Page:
How Racial Hostility Destroyed Our Promise
By Eduardo Porter
A white liberal progressive — as this reviewer would be labeled — confronts the issue of race in America with beliefs that make it difficult to face a reality that their fellow citizens of black or Hispanic origin take for granted. Basic to the liberal creed, for example, is the idea, as Barack Obama liked to say, echoing Martin Luther King Jr., that the arc of history bends toward justice. For many Americans, the arc never bends in any direction, least of all toward justice. Likewise, liberals believe that we can “empathize,” truly understand the racial pain of Americans of color and the racial resentments of an abandoned white working class that thinks their salvation lies with Donald Trump. If any moral quality has been strained to the breaking point in the polarization of our era, it is empathy, ours included.
This liberal astigmatism — our belief that history is a story of racial progress, and our faith in our own empathy — makes Eduardo Porter’s “American Poison” a tough read. It is a learned, well-written but relentless survey of social science studies on the racial polarization, animosity and social fragmentation of American life. A black or Hispanic American reader is likely to finish Porter’s summary of the evidence and say, “So what else is new?” For a white liberal, the book leaves many an illusion in tatters.
One such illusion is that increasing racial proximity by integrating schools and housing is a good way to break down racial animosities and paranoias. Porter cites one study from Chicago that demonstrates the reverse. It was only when project housing for blacks was torn down that the attitudes of nearby whites toward blacks actually improved. Empathy seems to increase with social distance.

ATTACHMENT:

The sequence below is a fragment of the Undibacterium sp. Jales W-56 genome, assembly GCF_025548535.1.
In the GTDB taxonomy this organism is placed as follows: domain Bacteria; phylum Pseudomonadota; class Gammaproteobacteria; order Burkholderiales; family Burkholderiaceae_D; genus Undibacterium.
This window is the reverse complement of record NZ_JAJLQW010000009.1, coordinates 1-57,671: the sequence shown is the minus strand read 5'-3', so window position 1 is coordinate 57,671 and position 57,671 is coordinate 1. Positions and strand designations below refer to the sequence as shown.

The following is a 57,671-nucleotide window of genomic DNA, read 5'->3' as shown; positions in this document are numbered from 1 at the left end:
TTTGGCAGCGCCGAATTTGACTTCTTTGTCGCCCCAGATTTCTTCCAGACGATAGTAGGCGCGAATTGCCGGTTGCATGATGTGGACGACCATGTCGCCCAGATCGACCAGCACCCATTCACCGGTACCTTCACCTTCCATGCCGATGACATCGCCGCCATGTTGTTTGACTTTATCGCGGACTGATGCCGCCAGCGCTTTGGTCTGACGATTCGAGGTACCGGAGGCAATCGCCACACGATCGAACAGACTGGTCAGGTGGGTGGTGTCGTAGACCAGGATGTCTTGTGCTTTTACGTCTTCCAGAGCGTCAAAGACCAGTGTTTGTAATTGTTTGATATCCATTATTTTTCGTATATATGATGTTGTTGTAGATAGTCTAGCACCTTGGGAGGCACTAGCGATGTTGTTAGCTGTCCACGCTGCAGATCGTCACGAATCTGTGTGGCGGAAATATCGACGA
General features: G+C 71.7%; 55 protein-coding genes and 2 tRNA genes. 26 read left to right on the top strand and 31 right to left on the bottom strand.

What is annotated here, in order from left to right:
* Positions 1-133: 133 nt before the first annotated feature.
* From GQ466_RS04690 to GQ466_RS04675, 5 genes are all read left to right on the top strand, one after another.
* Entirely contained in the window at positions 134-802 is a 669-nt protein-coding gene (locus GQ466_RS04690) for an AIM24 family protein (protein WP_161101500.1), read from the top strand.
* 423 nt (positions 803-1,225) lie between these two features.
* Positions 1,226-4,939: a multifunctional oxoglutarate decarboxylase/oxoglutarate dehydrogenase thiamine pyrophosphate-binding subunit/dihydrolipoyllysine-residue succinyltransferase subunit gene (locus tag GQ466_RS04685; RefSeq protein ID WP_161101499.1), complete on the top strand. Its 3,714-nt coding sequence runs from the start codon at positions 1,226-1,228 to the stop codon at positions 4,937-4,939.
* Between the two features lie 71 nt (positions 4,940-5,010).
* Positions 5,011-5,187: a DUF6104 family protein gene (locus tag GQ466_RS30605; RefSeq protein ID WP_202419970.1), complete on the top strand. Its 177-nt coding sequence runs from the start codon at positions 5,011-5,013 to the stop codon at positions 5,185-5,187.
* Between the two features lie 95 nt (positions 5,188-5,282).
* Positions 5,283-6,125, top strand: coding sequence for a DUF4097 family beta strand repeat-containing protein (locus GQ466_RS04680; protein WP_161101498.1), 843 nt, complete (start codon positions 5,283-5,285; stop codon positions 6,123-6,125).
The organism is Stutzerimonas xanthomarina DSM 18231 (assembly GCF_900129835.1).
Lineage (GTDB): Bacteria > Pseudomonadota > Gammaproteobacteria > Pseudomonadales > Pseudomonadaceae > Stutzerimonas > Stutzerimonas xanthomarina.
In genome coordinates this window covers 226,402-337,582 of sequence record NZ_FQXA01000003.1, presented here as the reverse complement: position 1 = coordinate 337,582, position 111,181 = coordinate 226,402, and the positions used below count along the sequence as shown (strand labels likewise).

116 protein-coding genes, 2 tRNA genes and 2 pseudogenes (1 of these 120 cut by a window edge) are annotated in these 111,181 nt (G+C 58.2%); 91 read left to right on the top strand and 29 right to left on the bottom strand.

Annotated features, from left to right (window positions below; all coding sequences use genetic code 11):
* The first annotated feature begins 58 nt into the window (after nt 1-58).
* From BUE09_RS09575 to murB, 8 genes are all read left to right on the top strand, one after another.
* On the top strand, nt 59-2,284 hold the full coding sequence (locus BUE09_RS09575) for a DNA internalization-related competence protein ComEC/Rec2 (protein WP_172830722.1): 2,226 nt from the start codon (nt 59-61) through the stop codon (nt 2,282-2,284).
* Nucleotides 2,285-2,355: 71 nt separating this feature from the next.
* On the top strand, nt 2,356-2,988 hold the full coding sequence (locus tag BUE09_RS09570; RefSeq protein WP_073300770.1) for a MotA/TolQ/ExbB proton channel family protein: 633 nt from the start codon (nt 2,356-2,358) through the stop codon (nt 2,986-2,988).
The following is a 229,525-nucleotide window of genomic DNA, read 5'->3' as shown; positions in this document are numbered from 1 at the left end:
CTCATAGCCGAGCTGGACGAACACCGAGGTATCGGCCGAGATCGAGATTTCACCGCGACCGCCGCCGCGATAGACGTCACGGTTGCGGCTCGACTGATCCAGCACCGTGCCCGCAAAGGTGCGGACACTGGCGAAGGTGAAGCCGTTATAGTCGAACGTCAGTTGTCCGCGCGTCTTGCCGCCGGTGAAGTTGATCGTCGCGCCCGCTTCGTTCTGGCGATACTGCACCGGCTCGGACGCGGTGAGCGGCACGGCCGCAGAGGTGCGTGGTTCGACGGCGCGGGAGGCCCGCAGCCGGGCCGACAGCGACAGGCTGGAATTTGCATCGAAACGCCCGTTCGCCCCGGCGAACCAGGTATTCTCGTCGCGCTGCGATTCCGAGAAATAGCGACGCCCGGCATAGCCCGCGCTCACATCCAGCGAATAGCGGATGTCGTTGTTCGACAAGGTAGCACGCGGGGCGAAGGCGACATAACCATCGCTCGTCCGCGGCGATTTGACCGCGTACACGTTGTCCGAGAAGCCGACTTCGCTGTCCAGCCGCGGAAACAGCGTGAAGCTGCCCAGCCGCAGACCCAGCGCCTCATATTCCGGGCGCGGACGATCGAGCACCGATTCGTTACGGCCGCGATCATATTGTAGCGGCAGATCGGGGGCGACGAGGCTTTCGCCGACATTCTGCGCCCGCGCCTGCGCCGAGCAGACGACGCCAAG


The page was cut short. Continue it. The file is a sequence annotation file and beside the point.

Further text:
Empathy, Porter argues, has always waged an unequal struggle against the racial animus that courses through American history, poisoning both those who hate and those who are hated. Race has contaminated American solidarity, making it impossible for poor whites, threatened by job loss, globalization and the death of carbon-intensive industries, to make common cause with African-Americans, Hispanic-Americans and immigrants. He writes, “Unwilling to share the bounty of state with people of other races and creeds, heritages and colors, real Americans — the white ones — have prevented the erection of a welfare state at all.”
The great achievement of American liberalism — Franklin Roosevelt’s social security state — was passed, Porter argues (following lines of thought developed by the political scientist Ira Katznelson), only by a devil’s bargain with Southern segregationist senators. Liberal social security systems perpetuated black exclusion until Lyndon Johnson’s Great Society reforms of 1964. Johnson knew these reforms would cost him the South politically but, Porter says, no liberal anticipated the larger historical consequence: “Johnson failed to grasp the scale at which inviting people of color into the network of rights and assurances created in the 1930s by F.D.R. to protect the well-being of white American workers would undermine support for the safety net altogether.”